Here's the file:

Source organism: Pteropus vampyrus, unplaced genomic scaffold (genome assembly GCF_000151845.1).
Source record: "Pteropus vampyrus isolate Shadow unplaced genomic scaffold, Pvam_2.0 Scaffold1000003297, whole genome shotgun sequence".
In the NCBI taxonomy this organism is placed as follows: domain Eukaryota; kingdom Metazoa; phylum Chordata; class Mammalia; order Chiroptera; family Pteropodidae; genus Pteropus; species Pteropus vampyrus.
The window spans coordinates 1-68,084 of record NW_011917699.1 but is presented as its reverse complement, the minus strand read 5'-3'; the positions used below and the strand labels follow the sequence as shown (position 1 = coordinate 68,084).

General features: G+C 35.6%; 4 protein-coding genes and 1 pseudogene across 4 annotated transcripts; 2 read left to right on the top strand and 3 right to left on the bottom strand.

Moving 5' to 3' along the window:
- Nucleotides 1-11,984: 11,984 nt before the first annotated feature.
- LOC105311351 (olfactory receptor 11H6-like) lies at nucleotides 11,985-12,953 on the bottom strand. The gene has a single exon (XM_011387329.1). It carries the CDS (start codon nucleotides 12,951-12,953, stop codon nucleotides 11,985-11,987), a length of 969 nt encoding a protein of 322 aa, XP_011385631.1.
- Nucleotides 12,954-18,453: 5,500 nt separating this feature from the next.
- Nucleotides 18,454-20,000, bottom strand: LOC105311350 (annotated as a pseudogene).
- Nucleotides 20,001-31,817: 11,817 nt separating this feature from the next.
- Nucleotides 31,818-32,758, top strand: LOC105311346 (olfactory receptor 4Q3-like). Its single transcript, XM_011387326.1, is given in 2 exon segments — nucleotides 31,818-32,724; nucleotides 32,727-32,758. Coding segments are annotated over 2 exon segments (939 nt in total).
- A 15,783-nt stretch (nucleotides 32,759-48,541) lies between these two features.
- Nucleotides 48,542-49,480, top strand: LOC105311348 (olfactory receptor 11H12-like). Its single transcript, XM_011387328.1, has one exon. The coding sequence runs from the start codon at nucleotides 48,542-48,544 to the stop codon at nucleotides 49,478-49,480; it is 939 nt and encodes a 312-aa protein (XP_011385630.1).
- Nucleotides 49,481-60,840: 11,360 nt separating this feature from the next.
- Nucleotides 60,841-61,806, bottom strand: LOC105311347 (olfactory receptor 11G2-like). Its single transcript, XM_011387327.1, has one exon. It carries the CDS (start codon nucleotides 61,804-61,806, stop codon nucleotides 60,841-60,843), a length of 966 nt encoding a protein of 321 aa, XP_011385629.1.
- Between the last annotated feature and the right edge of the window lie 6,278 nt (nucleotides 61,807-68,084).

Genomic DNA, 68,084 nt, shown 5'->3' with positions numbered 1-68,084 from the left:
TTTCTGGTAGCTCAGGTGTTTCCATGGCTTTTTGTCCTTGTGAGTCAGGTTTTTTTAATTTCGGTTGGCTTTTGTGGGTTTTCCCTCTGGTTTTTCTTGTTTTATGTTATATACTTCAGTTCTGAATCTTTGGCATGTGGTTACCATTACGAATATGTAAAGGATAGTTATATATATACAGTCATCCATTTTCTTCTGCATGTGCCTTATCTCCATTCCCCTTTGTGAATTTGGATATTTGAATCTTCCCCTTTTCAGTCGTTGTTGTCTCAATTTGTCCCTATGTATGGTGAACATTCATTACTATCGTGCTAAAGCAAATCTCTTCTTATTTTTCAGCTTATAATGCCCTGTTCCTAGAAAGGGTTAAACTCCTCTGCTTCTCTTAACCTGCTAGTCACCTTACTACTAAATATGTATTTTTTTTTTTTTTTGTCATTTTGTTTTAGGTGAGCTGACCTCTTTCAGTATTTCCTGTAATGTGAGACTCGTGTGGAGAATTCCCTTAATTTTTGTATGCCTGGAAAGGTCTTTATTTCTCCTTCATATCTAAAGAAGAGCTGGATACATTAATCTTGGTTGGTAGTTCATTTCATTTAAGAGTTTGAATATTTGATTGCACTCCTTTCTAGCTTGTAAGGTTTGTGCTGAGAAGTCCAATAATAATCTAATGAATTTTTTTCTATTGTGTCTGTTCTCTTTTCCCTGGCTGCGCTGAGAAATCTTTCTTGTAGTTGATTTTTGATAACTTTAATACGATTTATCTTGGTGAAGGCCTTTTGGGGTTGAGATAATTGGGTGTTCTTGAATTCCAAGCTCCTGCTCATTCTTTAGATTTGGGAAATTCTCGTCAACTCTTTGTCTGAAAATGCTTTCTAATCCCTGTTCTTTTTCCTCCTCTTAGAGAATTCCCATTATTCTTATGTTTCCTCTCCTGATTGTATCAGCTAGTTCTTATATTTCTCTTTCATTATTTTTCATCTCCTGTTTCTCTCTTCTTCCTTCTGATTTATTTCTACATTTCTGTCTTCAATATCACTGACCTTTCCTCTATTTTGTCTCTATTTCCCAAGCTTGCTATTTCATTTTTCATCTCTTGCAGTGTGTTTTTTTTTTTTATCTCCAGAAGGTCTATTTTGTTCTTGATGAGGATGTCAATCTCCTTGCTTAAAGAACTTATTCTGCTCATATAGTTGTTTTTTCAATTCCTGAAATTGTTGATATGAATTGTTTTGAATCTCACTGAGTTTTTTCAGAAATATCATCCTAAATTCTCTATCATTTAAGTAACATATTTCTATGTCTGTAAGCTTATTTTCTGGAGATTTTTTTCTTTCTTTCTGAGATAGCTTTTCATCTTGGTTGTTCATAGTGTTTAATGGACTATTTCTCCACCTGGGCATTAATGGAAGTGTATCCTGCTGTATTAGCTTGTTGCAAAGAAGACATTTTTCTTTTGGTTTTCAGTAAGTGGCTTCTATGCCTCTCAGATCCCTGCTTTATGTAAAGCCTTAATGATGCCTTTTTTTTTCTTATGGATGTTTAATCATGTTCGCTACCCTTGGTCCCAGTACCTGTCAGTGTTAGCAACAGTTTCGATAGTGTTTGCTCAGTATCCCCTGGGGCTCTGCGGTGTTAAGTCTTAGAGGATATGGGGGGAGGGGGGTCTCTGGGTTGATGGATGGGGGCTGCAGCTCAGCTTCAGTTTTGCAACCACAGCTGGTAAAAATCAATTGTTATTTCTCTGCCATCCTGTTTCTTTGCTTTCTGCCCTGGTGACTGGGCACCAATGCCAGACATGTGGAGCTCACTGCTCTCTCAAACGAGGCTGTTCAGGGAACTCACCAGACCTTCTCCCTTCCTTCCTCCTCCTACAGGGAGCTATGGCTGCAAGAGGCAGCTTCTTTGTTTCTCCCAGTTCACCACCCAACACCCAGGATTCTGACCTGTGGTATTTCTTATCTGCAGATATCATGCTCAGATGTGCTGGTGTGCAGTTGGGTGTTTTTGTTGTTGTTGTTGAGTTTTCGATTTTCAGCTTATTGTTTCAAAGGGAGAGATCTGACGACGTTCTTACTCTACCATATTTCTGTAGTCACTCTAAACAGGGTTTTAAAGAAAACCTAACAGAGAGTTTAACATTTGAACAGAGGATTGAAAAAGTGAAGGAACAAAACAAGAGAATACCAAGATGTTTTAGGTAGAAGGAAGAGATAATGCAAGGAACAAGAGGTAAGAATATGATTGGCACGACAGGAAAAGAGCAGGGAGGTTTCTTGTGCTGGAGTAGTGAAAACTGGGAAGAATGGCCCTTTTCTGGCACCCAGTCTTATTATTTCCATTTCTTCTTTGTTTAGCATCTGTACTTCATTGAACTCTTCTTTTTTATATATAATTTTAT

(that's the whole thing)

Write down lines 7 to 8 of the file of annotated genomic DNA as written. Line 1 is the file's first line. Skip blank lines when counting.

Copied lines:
- Nucleotides 1-11,984: 11,984 nt before the first annotated feature.
- LOC105311351 (olfactory receptor 11H6-like) lies at nucleotides 11,985-12,953 on the bottom strand. The gene has a single exon (XM_011387329.1). It carries the CDS (start codon nucleotides 12,951-12,953, stop codon nucleotides 11,985-11,987), a length of 969 nt encoding a protein of 322 aa, XP_011385631.1.